one of his early admirers.
‘Whenever he was appointed to speak or to read an essay, he never wanted to be excused; he was always ready.
He was exceedingly interested
in the questions which he discussed, and stuck to his opinion against all opposition—not discourteously, but still he stuck to it
, replying with the most perfect assurance to men of high station and of low. He had one advantage over all his fellow members; it was his memory.
He had read everything, and remembered the minutest details of important events; dates, names, places, figures, statistics—nothing had escaped him. He was never treated as a boy
in the society, but as a man and an equal; and his opinions were considered with as much deference as those of the judge or the sheriff—more, I think.
To the graces of oratory he made no pretence, but he was a fluent and interesting speaker, and had a way of giving an unexpected turn to the debate by reminding members of a fact, well known but overlooked; or by correcting a misquotation, or by appealing to what are called first principles.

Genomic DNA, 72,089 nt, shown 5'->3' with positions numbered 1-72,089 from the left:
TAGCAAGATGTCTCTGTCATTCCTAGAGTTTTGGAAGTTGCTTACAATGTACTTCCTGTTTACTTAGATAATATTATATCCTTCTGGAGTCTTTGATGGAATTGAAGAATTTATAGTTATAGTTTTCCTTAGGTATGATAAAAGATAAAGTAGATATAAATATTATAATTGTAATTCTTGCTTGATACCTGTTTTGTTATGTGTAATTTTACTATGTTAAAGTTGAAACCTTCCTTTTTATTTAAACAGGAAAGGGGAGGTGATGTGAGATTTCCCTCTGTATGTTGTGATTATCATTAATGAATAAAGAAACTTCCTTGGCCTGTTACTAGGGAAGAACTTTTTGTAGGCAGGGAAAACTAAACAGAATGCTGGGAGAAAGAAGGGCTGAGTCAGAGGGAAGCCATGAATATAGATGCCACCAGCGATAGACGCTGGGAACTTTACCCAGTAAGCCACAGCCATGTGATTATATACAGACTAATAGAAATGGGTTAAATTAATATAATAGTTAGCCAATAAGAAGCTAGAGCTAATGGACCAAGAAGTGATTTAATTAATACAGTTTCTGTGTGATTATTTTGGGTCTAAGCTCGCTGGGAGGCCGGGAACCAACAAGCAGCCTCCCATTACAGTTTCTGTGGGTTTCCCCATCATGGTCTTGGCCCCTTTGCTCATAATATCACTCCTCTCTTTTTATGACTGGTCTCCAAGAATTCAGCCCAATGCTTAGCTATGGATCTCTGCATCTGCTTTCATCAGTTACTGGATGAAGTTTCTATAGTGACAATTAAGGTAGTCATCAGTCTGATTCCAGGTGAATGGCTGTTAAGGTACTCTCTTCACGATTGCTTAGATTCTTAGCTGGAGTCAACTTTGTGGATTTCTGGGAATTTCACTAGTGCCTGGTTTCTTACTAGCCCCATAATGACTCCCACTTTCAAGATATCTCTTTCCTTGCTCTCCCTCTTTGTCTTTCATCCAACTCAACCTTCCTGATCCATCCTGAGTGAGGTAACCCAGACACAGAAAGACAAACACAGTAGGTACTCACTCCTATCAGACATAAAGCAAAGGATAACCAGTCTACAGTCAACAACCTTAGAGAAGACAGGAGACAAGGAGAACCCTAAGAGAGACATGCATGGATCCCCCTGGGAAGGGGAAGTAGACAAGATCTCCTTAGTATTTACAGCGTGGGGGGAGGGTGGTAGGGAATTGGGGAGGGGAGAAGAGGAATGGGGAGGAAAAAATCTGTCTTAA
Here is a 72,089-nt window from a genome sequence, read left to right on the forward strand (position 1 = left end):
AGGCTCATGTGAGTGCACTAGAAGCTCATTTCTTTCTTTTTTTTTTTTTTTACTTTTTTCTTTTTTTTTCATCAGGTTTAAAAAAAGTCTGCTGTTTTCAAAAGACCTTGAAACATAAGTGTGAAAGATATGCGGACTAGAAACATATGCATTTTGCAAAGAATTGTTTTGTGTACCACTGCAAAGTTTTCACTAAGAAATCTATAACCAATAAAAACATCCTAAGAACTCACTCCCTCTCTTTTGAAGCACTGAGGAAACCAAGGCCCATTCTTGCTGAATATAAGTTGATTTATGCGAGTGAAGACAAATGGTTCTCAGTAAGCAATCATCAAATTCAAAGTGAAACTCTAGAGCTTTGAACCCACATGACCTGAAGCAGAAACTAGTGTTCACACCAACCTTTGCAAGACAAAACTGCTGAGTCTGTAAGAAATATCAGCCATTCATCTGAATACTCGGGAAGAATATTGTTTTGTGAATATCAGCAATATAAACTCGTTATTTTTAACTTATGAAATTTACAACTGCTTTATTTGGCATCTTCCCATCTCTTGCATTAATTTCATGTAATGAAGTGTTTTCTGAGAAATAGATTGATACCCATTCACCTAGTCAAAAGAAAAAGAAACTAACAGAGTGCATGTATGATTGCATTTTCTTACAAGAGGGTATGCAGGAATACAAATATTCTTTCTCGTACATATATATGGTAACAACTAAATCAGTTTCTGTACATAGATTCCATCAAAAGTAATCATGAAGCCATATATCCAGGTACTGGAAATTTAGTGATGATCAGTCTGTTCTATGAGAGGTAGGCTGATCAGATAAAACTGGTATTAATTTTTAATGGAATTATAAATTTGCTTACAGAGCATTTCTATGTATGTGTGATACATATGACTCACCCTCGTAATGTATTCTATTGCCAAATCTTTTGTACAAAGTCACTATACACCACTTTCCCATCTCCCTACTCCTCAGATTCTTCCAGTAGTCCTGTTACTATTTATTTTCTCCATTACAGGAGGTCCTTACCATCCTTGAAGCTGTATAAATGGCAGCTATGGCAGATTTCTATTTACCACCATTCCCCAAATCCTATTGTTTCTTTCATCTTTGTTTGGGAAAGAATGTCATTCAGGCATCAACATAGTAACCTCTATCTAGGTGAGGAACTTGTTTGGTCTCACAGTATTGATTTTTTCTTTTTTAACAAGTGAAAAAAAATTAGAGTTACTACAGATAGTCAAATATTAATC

He was an opponent to be afraid of; yet his sincerity and his earnestness were so evident, that those whom he most signally floored liked him none the less for it. He never lost his temper.
In short, he spoke in his sixteenth year just as he speaks now; and when he came a year ago to lecture in a neighboring village, I saw before me the Horace Greeley
of the old Poultney
,” as we called it, and no other.’
It is hardly necessary to record, that Horace never made the slightest preparation for the meetings of the Debating Society
in the way of dress—except
so far as to put on his jacket.
In the summer, he was accustomed to wear, while at work, two garments, a shirt and trowsers; and when the reader considers that his trowsers were very short, his sleeves tucked up above his elbows, his shirt open in front, he will have before his mind's eye the picture of a youth attired with extreme simplicity.
In his walks about the village, he added to his dress a straw hat, valued originally at one shilling. In the winter, his clothing was really insufficient.
So, at least, thought a kind-hearted lady who used to see him pass her window on his way to dinner.
‘He never,’ she says, ‘had an overcoat while he lived here; and I used to pity him so
much in cold weather.
I remember him as a slender, pale little fellow, younger looking than he really was, in a brown jacket much too ’